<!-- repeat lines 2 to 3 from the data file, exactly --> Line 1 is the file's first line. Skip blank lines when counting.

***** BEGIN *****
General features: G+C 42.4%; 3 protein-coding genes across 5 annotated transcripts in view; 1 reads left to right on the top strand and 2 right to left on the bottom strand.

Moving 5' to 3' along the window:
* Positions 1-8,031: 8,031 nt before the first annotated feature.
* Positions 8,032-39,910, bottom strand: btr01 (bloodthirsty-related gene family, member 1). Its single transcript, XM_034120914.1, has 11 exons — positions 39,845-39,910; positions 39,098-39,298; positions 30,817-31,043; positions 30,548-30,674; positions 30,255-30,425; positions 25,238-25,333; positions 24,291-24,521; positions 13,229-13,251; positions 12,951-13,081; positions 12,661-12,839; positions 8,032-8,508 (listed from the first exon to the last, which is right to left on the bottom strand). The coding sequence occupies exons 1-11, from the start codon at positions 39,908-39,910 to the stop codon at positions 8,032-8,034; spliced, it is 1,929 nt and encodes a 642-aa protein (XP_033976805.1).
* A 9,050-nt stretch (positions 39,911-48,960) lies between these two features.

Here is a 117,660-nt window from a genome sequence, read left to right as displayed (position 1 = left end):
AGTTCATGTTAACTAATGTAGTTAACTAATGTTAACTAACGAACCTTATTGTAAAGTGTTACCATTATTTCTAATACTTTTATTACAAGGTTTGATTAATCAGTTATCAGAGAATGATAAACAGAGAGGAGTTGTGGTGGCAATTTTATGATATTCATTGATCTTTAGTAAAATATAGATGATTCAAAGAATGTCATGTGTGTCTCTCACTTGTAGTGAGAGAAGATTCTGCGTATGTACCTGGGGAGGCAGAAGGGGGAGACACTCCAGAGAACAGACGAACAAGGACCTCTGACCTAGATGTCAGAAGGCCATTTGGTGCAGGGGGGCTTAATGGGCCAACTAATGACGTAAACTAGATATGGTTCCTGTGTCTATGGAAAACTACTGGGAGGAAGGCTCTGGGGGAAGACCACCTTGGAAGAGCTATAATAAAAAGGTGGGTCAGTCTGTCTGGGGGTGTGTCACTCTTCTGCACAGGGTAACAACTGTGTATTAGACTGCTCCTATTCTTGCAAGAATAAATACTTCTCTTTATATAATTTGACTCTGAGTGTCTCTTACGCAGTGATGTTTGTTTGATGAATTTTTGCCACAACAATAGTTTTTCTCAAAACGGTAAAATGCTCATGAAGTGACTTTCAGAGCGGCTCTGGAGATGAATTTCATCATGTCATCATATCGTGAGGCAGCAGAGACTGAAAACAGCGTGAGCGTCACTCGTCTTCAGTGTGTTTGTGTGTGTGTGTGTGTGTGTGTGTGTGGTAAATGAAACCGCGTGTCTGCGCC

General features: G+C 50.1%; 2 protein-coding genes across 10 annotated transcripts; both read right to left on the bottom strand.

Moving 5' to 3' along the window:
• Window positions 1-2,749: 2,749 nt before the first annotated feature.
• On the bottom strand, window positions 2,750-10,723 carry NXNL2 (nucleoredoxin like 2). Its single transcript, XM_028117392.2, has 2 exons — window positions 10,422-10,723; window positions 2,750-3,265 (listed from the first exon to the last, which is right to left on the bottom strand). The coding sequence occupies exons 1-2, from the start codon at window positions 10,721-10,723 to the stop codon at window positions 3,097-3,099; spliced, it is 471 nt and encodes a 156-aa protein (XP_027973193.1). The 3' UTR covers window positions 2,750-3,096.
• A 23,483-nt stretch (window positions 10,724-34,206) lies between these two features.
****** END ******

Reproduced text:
Moving 5' to 3' along the window:
* Positions 1-8,031: 8,031 nt before the first annotated feature.